Symposium SM06—The Future of Neuroengineering—Relevant In Vivo Technology
In the field of Neuroengineering it is very fashionable to use the term in vivo. Unfortunately, the use of this term is frequently synonymous with simple characterization techniques that demonstrate components and devices are not broken – and an animal is used in the process. This may seem to be a very pessimistic view of the field, however we believe the next "break-out" in Neuroengineering will in fact be the development of in vivo devices, with explicit medical and neuroscientific questions to answer.
The challenges around in vivo testing of novel and often polymer based technologies have been associated with producing robust devices with chronic stability. It is only with recent advances across the past 5 years that new approaches have enabled more control over polymer design and fabrication such that stable technologies have been developed. However, with these advances it is necessary to take the field into a translational stage where we move beyond the bench and into the clinic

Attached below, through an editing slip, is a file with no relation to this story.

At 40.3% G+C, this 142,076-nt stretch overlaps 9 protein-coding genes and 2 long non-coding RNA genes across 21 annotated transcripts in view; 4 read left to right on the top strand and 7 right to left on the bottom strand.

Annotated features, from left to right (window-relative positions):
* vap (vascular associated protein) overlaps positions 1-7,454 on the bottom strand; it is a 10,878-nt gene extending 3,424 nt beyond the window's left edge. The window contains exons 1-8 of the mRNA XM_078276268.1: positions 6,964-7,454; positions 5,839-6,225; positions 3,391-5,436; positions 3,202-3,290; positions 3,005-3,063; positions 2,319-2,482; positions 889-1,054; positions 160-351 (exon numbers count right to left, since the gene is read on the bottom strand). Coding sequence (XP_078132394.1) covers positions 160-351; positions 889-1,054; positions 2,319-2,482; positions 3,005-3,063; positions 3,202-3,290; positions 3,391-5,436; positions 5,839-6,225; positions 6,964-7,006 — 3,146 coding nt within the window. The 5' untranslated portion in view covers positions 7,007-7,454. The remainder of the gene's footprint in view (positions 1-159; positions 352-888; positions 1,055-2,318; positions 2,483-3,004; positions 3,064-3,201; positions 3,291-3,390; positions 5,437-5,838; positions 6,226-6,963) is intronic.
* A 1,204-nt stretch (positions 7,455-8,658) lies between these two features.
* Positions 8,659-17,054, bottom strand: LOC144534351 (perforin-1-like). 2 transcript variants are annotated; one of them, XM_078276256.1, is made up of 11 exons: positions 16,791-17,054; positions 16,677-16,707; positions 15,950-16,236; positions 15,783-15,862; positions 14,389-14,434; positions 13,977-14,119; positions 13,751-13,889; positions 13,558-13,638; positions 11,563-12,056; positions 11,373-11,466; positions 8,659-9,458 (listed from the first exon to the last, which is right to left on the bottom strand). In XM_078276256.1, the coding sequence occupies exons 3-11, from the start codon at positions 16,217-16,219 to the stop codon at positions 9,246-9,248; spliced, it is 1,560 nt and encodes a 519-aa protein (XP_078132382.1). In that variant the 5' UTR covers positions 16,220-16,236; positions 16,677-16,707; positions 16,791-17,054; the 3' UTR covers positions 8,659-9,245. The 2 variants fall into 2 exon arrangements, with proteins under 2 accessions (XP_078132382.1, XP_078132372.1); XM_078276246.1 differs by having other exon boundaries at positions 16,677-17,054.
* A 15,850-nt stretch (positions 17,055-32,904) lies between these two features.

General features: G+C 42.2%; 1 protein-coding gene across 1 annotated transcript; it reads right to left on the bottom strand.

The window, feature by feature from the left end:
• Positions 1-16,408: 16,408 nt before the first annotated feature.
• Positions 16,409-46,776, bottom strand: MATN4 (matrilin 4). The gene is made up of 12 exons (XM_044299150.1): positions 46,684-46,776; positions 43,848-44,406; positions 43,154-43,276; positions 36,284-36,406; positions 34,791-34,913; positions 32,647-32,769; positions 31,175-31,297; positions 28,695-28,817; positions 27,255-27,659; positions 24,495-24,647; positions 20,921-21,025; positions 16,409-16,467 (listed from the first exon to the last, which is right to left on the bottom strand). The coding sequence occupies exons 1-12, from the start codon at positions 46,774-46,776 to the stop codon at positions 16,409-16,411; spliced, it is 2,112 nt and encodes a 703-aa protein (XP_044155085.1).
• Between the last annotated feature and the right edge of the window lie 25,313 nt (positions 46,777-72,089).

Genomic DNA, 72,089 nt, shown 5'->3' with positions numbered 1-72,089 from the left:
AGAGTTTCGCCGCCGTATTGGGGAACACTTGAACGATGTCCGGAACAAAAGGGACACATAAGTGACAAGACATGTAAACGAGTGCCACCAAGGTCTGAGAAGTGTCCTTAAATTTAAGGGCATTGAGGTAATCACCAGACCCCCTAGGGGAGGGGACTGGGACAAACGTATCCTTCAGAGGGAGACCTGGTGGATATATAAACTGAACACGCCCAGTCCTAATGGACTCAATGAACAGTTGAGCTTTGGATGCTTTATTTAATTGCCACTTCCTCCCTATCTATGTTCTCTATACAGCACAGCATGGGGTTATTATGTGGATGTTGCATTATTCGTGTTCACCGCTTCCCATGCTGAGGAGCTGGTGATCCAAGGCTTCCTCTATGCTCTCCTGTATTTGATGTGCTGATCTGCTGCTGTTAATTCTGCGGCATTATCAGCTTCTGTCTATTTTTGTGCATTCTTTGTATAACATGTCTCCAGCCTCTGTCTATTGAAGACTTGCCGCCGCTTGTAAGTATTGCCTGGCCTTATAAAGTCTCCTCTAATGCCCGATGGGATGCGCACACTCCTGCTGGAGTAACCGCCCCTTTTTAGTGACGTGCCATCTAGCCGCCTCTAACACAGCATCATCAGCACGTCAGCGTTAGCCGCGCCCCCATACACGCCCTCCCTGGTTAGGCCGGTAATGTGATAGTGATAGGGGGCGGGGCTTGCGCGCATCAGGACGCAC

This symposium is absolutely focused on “Relevant In Vivo Technology". Indeed, every researcher in Neuroengineering is familiar with :
a) in vitro papers about device X, ending with "we look forward to possible applications in vivo" or "this paves the way for future applications in vivo". Frequently, the proposed “in vivo” applications would require massive infrastructure and technological development making speculation on in vivo relevance tenuous at best.
b) in vivo papers with very limited testing and applicability. This is typically in anesthetized animals, with frequently smaller numbers of animals. And the purpose of the paper seems to be a demonstration of the new technology not being broken, rather than an investigation of a medical or neuroscientific application with the new technology.
A very robust set of talks focused on new technology with medically or neuroscientifically relevant applicability in vivo is necessary at this time. Interdisciplinary topics related to materials science, engineering, and neuroscience will be connected by invited abstracts in order to accelerate the development of materials and devices toward applications. The closing session will be dedicated to a comparison of related technologies to motivate discussions toward generalized materials for Neuroengineering. Finally, while the field has been driven by academic inspiration, it is now more critical to look to industry partners (see industry co-organizer) to assist with commercialization, safety, and efficacy for regulatory requirements.